Scripture Reflections

"The Parable of the Father and His Two Sons in the Vineyard" by Georg Pencz [CC0], via Wikimedia Commons

When More than Words are Needed

A Faith Disconnected from Life All of us who read these pages, I hope and pray, desire to deepen our love of God, improve our prayer life and grow in our relationship with the Lord. But too often we tend to separate our faith from our daily life and this prevents the growth we seek. The Second Vatican Council identified […]

Photography © by Andy Coan

The Parable of the Two Sons

The parable of the two Sons makes clear that saying yes to Jesus Christ is much more a matter of deeds and actions than words and promises.  Talk is cheap but body language never lies. Reflection on the Mass readings for the Twenty-Sixth Sunday in Ordinary Time (Year A) — Ezekiel 18:25-28; Psalms 25:4-5, 6-7, 8-9; Philippians 2:1-11 or 2:1-5; […]

"Parable of the Laborers in the Vineyard" (detail) by Rembrandt

Who We Are Matters, not What We Have

I believe that one of the great challenges of our time derives from the loss of knowledge of who we are and what we are made for. Actually, we may know these eternal truths, but we tend to suppress them in our consciousness. In this age of consumerism, we tend to define ourselves, not by who we are and for […]

Photography © by Andy Coan

The Generosity of God

Reflection on the Mass readings for the Twenty-Fifth Sunday in Ordinary Time (Year A) — Isaiah 55:6-9; Psalms 145:2-3, 8-9, 17-18; Philippians 1:20-24, 27; Matthew 20:1-16. “But that’s not fair!” Most parents have heard this phrase umpteen times.  The notion of fairness, also known as justice, is wired into us.  It makes us aware that each of us has certain […]

Photography © by Andy Coan

Forgiveness — A Decision, Not A Feeling

Reflection on the Mass readings for the Twenty-Fourth Sunday in Ordinary Time (Year A) — Sirach 27:30–28:7; Psalms 103:1-2, 3-4, 9-10, 11-12; Romans 14:7-9; Matthew 18:21-35. Just about everyone can recite the Lord’s Prayer from memory.  That’s precisely the problem, though.  We often rattle it off without really thinking about what we are saying. “Forgive us our trespasses as we forgive […]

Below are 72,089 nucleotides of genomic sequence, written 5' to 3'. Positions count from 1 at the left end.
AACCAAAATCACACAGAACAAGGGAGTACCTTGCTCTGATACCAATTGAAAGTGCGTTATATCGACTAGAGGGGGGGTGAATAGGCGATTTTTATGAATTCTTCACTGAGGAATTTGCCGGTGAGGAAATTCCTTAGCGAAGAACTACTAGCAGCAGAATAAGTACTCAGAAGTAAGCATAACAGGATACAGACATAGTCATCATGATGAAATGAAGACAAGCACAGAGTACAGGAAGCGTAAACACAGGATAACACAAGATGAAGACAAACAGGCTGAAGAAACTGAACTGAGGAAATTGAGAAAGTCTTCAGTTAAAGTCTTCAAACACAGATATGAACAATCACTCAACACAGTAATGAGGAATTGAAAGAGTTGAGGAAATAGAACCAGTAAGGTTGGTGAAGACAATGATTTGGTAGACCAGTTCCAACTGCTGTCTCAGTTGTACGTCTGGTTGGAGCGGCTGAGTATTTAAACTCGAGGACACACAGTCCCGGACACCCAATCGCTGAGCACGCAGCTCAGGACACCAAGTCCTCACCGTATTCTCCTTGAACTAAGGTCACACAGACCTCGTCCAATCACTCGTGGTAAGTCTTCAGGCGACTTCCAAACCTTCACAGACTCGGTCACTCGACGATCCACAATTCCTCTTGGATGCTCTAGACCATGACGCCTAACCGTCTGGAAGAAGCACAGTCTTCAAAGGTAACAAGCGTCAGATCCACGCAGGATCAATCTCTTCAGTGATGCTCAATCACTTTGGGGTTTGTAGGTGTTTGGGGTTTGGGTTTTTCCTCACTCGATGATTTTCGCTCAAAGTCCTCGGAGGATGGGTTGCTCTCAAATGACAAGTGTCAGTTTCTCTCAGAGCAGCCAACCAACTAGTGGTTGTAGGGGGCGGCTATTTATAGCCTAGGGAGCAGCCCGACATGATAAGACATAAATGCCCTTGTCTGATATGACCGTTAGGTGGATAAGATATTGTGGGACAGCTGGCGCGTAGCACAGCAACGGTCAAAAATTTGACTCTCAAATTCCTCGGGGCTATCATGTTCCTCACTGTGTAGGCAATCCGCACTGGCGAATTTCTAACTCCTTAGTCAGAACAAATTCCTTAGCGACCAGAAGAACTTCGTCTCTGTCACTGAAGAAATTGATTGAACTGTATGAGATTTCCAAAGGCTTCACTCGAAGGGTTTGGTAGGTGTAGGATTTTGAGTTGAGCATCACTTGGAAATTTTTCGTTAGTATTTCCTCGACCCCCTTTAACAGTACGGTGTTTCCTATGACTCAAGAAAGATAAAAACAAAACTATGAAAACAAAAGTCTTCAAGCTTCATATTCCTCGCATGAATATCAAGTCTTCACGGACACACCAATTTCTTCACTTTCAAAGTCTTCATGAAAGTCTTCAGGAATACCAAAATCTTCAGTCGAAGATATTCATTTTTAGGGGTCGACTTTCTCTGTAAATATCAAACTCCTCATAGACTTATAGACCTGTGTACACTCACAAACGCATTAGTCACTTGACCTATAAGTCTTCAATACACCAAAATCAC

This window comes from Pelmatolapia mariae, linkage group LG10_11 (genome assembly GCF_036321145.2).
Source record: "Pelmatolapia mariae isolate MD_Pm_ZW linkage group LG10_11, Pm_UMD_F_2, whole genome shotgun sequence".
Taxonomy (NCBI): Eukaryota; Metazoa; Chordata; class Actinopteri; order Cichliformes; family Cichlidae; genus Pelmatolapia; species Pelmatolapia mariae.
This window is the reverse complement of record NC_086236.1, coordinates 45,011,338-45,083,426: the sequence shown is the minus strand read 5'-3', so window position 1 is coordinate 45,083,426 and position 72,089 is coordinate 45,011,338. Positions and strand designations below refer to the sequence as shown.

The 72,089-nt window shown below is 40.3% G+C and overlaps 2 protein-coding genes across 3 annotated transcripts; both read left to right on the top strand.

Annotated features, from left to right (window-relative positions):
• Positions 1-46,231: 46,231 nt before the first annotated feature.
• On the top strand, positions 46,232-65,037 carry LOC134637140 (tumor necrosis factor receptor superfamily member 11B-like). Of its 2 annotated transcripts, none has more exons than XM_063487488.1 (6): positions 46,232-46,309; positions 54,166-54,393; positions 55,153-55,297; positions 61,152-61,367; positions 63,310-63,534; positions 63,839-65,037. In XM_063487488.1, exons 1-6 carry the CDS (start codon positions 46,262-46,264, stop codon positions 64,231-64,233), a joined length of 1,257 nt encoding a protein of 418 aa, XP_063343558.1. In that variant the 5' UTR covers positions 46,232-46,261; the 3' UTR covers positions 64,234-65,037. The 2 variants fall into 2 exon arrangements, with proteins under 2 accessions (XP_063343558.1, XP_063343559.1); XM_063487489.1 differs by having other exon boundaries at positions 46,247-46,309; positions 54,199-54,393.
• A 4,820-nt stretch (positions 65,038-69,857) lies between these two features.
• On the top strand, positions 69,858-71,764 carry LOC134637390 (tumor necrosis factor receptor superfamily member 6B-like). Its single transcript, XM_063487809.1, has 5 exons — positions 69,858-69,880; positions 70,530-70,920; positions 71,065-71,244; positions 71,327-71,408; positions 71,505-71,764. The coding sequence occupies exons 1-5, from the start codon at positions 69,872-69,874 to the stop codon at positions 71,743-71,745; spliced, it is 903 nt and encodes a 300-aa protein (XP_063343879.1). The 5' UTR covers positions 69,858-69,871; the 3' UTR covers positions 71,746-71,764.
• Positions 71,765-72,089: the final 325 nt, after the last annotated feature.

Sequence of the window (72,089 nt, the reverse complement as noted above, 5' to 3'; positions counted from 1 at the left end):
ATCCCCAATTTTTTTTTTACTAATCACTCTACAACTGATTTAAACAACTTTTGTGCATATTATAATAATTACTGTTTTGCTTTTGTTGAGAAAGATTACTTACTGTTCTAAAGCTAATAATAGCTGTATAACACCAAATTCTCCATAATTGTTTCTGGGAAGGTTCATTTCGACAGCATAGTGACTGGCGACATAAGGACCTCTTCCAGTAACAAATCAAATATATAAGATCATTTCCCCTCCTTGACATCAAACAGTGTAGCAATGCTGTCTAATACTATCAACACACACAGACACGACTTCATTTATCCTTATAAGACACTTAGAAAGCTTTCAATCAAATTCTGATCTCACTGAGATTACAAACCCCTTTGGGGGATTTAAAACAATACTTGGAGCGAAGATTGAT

Photography © by Andy Coan

Fraternal Correction — Loving Intervention

The Christian, biblical approach to fraternal correction has nothing to do with the self-righteous attitude of the Pharisees. Rather, it is all about humble & loving intervention.  As Ezekiel was a watchman for the house of Israel, we are all called in love to watch out for each other. Reflection on the Mass readings for the Twenty-Third Sunday in Ordinary […]

"Get Behind Me Satan" by Ilya Repin [Public domain], via Wikimedia Commons

Peter, the Rock

No sooner does Jesus praise Peter’s confession at Caesarea Philippi and dub him “the Rock” than he rebukes him as the devil or Satan.  Peter had confessed Jesus to be the Messiah.  But his idea of what it meant to be the Christ left no room for suffering, sacrifice or the way of the cross as the cost of discipleship. […]

Saint Peter

Peter, the Pope and the Keys

When we think about the Pope, we often think of the Vatican.  But the roots of the Papacy are in the Old Testament as well as in the Gospel story of Jesus changing Simon’s name to Peter and giving him the keys of the Kingdom of Heaven. Reflection on the Mass readings for the Twenty-first Sunday in Ordinary Time (Year […]

"The Woman of Canaan at the Feet of Jesus" (detail) Jean Germain Drouais [Public domain], via Wikimedia Commons

The Canaanite Woman — Faith to Move Mountains

Jesus heals the daughter of the Canaanite woman because her faith was so great. He rebuked the disciples because their faith was too little. Matthew’s gospel here is teaching us something very important about the nature of the faith needed to move mountains. Reflection on the Mass readings for the Twentieth Sunday in Ordinary Time (Year A) — Isaiah 56:1, 6-7; […]

Inside the Cathedral of the Assumption in Pisa, Photography by Mark Armstrong

The Assumption of the Blessed Virgin Mary

The Assumption of the Virgin Mary (called the Dormition in the Christian East) has been celebrated as a solemn feast on August 15 since ancient times.  What is the meaning and basis of the dogma and the Solemnity? Reflection on the Mass readings for the Solemnity of the Assumption of the Blessed Virgin Mary — Revelation 11:19; 12:1-6, 10; Psalms 45:10, […]